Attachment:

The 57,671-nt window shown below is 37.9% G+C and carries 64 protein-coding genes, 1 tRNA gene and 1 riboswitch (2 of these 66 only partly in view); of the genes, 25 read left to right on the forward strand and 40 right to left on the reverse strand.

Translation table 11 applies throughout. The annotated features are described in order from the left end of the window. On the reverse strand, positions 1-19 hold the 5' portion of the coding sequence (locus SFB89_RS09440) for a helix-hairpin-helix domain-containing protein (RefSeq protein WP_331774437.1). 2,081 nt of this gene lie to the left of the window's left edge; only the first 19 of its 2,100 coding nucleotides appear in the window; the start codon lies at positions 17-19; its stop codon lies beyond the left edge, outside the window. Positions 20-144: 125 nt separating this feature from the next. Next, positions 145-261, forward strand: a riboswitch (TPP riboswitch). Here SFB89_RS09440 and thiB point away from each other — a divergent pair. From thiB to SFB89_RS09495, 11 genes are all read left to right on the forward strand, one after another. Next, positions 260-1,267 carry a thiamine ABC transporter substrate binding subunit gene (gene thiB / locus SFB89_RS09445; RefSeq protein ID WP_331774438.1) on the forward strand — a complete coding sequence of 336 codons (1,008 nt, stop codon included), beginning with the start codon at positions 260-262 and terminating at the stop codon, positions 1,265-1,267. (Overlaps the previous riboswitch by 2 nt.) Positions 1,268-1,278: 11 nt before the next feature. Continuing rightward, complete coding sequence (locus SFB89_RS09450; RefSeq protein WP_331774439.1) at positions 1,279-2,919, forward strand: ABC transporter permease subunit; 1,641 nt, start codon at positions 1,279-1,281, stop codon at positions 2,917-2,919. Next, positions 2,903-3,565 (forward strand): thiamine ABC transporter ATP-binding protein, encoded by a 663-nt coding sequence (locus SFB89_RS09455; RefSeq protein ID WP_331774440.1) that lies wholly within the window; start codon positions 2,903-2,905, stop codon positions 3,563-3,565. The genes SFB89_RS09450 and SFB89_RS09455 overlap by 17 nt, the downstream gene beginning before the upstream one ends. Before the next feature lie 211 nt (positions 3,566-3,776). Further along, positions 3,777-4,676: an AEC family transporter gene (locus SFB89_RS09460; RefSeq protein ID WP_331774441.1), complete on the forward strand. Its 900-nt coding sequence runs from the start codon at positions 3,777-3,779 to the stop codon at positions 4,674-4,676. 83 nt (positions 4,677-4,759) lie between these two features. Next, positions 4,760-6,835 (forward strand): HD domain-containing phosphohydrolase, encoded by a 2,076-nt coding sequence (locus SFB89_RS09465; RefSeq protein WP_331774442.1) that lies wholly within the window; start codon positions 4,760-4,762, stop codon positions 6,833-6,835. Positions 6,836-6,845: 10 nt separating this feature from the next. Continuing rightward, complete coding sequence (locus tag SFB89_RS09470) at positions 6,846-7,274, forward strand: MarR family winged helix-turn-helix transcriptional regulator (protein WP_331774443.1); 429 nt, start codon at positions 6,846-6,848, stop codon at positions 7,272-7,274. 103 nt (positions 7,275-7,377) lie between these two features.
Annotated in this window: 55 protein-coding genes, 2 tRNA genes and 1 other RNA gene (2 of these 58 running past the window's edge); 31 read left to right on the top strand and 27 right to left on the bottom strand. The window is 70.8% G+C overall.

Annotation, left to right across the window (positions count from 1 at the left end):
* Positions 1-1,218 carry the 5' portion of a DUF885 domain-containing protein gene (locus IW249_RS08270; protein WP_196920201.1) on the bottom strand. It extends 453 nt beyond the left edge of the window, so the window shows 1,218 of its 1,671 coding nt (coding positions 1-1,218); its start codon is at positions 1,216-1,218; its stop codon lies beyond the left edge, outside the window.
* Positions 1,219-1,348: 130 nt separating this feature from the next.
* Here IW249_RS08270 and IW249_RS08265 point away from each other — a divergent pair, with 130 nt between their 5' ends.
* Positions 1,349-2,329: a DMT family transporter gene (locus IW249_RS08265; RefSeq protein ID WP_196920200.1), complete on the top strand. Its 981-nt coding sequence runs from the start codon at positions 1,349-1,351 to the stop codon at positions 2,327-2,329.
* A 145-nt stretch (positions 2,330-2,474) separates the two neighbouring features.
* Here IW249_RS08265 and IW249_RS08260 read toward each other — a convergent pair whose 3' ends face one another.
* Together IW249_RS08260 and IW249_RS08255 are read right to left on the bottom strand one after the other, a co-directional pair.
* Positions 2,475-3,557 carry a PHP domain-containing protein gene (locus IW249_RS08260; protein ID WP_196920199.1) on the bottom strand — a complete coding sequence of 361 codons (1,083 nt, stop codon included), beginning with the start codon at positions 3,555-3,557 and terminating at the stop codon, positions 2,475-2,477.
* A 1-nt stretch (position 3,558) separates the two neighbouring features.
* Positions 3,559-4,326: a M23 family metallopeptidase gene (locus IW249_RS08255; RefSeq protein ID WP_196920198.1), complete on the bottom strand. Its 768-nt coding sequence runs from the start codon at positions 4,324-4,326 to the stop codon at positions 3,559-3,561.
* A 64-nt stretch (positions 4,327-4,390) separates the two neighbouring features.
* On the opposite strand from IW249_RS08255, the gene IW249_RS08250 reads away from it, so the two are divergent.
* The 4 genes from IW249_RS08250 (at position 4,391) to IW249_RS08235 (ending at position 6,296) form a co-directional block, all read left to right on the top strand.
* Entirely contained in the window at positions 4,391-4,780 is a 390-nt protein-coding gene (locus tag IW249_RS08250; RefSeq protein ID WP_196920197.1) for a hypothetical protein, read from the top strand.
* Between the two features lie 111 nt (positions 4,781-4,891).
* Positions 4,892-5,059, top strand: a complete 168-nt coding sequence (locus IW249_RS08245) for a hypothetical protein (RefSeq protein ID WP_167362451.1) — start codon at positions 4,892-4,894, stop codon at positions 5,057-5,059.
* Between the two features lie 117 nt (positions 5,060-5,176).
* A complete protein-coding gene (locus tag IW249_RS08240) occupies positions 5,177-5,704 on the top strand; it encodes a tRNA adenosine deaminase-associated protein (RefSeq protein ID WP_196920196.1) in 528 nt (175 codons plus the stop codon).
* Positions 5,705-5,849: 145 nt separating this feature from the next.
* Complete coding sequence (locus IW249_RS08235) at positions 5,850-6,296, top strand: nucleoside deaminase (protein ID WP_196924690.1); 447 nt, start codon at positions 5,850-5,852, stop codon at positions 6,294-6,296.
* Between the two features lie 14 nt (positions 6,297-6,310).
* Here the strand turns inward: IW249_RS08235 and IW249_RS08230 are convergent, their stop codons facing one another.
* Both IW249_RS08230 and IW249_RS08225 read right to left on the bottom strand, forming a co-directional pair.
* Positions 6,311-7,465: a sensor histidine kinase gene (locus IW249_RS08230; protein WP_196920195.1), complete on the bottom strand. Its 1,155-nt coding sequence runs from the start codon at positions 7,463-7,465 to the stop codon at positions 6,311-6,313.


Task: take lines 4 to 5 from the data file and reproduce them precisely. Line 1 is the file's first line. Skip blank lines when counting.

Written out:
Annotation, left to right across the window (positions count from 1 at the left end):
* Positions 1-1,218 carry the 5' portion of a DUF885 domain-containing protein gene (locus IW249_RS08270; protein WP_196920201.1) on the bottom strand. It extends 453 nt beyond the left edge of the window, so the window shows 1,218 of its 1,671 coding nt (coding positions 1-1,218); its start codon is at positions 1,216-1,218; its stop codon lies beyond the left edge, outside the window.